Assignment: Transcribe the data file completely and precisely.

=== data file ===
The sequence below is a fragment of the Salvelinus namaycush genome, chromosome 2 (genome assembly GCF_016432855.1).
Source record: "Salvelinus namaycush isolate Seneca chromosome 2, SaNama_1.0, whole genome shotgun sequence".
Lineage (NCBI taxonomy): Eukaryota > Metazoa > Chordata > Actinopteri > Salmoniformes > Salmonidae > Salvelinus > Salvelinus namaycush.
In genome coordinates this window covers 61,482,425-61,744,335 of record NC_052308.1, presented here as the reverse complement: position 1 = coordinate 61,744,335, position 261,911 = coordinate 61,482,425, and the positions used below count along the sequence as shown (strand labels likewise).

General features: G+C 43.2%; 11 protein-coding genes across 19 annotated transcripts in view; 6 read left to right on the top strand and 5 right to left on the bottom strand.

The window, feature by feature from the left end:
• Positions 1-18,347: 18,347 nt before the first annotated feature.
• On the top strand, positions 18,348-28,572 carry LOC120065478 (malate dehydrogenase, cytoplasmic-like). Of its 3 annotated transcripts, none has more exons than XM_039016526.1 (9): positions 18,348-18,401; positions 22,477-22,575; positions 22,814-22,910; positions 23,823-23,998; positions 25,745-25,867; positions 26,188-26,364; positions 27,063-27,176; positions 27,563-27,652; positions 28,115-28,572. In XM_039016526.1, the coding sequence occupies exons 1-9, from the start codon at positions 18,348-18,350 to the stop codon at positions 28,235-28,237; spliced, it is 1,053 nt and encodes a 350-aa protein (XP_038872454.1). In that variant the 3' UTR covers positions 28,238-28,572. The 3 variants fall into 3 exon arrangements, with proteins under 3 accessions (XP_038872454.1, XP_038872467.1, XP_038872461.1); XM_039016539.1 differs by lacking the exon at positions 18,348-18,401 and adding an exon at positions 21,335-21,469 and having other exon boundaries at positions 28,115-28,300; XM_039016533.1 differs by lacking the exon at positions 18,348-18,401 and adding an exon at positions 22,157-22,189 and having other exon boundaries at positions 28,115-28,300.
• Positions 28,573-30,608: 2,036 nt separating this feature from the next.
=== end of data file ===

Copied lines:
The sequence below is a fragment of the Salvelinus namaycush genome, chromosome 2 (genome assembly GCF_016432855.1).
Source record: "Salvelinus namaycush isolate Seneca chromosome 2, SaNama_1.0, whole genome shotgun sequence".
Lineage (NCBI taxonomy): Eukaryota > Metazoa > Chordata > Actinopteri > Salmoniformes > Salmonidae > Salvelinus > Salvelinus namaycush.
In genome coordinates this window covers 61,482,425-61,744,335 of record NC_052308.1, presented here as the reverse complement: position 1 = coordinate 61,744,335, position 261,911 = coordinate 61,482,425, and the positions used below count along the sequence as shown (strand labels likewise).

General features: G+C 43.2%; 11 protein-coding genes across 19 annotated transcripts in view; 6 read left to right on the top strand and 5 right to left on the bottom strand.

The window, feature by feature from the left end:
• Positions 1-18,347: 18,347 nt before the first annotated feature.
• On the top strand, positions 18,348-28,572 carry LOC120065478 (malate dehydrogenase, cytoplasmic-like). Of its 3 annotated transcripts, none has more exons than XM_039016526.1 (9): positions 18,348-18,401; positions 22,477-22,575; positions 22,814-22,910; positions 23,823-23,998; positions 25,745-25,867; positions 26,188-26,364; positions 27,063-27,176; positions 27,563-27,652; positions 28,115-28,572. In XM_039016526.1, the coding sequence occupies exons 1-9, from the start codon at positions 18,348-18,350 to the stop codon at positions 28,235-28,237; spliced, it is 1,053 nt and encodes a 350-aa protein (XP_038872454.1). In that variant the 3' UTR covers positions 28,238-28,572. The 3 variants fall into 3 exon arrangements, with proteins under 3 accessions (XP_038872454.1, XP_038872467.1, XP_038872461.1); XM_039016539.1 differs by lacking the exon at positions 18,348-18,401 and adding an exon at positions 21,335-21,469 and having other exon boundaries at positions 28,115-28,300; XM_039016533.1 differs by lacking the exon at positions 18,348-18,401 and adding an exon at positions 22,157-22,189 and having other exon boundaries at positions 28,115-28,300.
• Positions 28,573-30,608: 2,036 nt separating this feature from the next.